EXCLUSIVE: Deadline’s Jeremy Gerard and Jujamcyn Theatres majority owner and president Jordan Roth talk about the state of the industry, the only stipulation being no holds barred.
GERARD: I doubt there’s any place hotter on Planet Theater today than 425 Lafayette Street, in the East Village. The Public hasn’t just been sending one show after another to Broadway (though with Fun Home, Hamilton and, soon, Eclipsed — dayenu, it would have been enough). It’s also holding fast to its identity as a haven for work that may or may not stand outside the measure of the Broadway box office — I’m thinking of Richard Nelson’s Apple family plays, the always exciting Under The Radar Festival coming up at the turn of the year, and this
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week’s opening of Michael John LaChiusa’s wonderful First Daughter Suite. The Public is alone among the city’s most prolific nonprofit theaters in not staking out its own Broadway house. I think that’s a good thing: The Public benefits when a show transfers (hugely, in the case of Hamilton) while keeping focused on its mission. But I wonder how long Oskar Eustis can keep the house that Joe Papp built out of the Broadway arena. Even Papp ran a Broadway theater — the Vivian Beaumont — for a while, until he got fed up with the headaches that entailed. But the vig alone on Hamilton‘s $40 million advance would underwrite a lot of workshops and artists-in-residence.
ROTH: “We should be making that money” is never a good reason for any company — nonprofit or commercial — to expand into a new area. “We can do this better…This is an essential part of fulfilling our mission”…these are reasons to take on a new function. The problem with the “we should be making that money” thinking is it assumes there’s this pot of money just sitting there for anyone to take and ignores others’ operational expertise and risk essential to making the pot, not to mention the possibility of core functions suffering while focus and resources are diverted to the new.
A more insidious threat to any nonprofit theater that’s had a successful commercial transfer is when it becomes an excuse to chase that success for the sake of success — programming shows not because they speak to mission and aesthetic, but because they seem like they could become hits. As you point out, the Public has happily been able to avoid that trap so far, and so too did New York Theatre Workshop following its one-two transfer punch of Once and Peter And The Starcatcher a few years ago.
Actually this isn’t just a threat to nonprofit companies. Commercial producers also falter when they initiate a project simply because they think it’ll sell and not because they have passion for it.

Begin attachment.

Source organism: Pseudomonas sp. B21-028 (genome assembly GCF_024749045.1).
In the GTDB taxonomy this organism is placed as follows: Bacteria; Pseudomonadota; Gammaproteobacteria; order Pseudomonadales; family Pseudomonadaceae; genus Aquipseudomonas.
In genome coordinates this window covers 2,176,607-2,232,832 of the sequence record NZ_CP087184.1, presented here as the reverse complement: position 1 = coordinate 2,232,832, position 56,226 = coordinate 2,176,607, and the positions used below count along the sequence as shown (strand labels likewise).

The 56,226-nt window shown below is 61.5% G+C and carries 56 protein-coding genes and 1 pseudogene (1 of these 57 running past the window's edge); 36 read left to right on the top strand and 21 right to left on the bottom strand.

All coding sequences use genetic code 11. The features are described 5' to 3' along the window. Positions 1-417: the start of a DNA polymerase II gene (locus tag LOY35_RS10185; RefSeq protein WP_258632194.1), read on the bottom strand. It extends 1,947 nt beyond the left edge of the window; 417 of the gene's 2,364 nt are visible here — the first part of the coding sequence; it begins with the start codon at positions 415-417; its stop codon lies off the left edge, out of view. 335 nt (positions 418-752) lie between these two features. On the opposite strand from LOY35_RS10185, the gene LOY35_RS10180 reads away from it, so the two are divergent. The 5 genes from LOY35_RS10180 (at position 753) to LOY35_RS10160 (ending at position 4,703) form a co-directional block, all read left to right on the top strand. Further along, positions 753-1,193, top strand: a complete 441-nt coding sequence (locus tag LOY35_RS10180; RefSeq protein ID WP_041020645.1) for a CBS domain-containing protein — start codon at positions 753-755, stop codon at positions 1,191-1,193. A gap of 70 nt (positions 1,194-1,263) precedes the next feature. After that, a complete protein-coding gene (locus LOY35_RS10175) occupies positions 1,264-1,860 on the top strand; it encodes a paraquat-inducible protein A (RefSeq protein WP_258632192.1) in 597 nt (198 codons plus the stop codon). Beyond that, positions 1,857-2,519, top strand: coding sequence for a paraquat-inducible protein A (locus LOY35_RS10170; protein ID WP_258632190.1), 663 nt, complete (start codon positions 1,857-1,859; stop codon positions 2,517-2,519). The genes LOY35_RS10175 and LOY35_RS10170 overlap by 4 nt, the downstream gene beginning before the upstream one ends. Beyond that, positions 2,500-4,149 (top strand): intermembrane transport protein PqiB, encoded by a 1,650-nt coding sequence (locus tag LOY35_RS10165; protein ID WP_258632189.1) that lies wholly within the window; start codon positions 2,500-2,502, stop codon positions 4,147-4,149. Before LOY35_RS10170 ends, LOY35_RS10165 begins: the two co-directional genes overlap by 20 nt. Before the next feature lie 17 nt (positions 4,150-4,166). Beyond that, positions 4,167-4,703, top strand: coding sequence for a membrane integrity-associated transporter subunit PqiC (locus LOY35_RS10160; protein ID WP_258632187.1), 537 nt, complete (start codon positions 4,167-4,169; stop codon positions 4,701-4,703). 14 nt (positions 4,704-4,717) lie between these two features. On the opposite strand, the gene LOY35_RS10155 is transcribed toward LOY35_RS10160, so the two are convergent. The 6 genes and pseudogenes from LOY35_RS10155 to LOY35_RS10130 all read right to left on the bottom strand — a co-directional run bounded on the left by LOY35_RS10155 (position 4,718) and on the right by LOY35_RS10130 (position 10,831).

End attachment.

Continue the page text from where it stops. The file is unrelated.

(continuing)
GERARD: Sounds to me like you’re getting in a not-so-subtle dig there at the nonprofits who do “chase success” by operating on Broadway — and compete with you and your commercial-arena colleagues. And how could they not, when they have added the expense and headaches of running Broadway houses with all that entails? How can that not affect their missions?
ROTH: No, I wasn’t digging there. Chasing success to the detriment of mission can happen on Broadway, off Broadway, regionally, anywhere. It’s about why you do the work you do, not about where you do it. And it’s a threat to all mission-driven organizations, both commercial and non-profit.
The threat you are talking about comes from taking on a lot of overhead and needing success to pay for it. The threat I was talking about comes from having a taste of commercial success and wanting more.
Next subject: I’m interested in the newly-formed Kenneth Branagh Company that joins The Michael Grandage Company in continuing a UK tradition of theater companies built around a galvanizing artist. These groups seem to me to be less about building an organizational and physical infrastructure to last generations, and more about exploring and supporting an individual creative perspective now. So maybe instead of the Public getting a Broadway house, what we should be keeping our eye out for is The Lin-Manuel Miranda Company. I’m also excited for The Laura Benanti Company, The Sherie Rene Scott Company, the Anna Deavere Smith Company and The Michael Arden Company.
GERARD: I like that idea but you, young man, are rather youth-struck. With all due respect to your choices, I think I’d first like to see the Kline/Streep Company, the James Earl Jones Company, The David Henry Hwang Company, The Stacy Keach Company and, since he just had a theater named for him, the John Cullum Company in residence at the John Cullum Theater…I must add, however, that those kinds of theaters are the foundation of the resident nonprofit theater movement — Zelda Fichandler at the Arena Stage in Washington, Nina Vance at the Alley in Houston, Margo Jones’s Theater 47 in Dallas — but have never succeeded in New York, where the lure of, yes Broadway, inevitably makes the dream of a repertory company a non-starter. Lincoln Center tried it. BAM tried it, Tony Randall tried it. Even an impressive triumvirate of commercial producers — Roger Berlind, Emanuel Azenberg and the late Robert Whitehead — with the offer of the Ethel Barrymore Theatre rent-free as the Shubert Organization’s contribution, couldn’t make it work. The plan, announced on Page 1 of the New York Times on October 5, 1987, promised “a subscription series of five plays that would run at the Barrymore for nine weeks each, at a ticket cost to subscribers about 25 percent below current Broadway prices. The group intends to present its first production in January 1989.” They’re 25 years and 11 months behind schedule.
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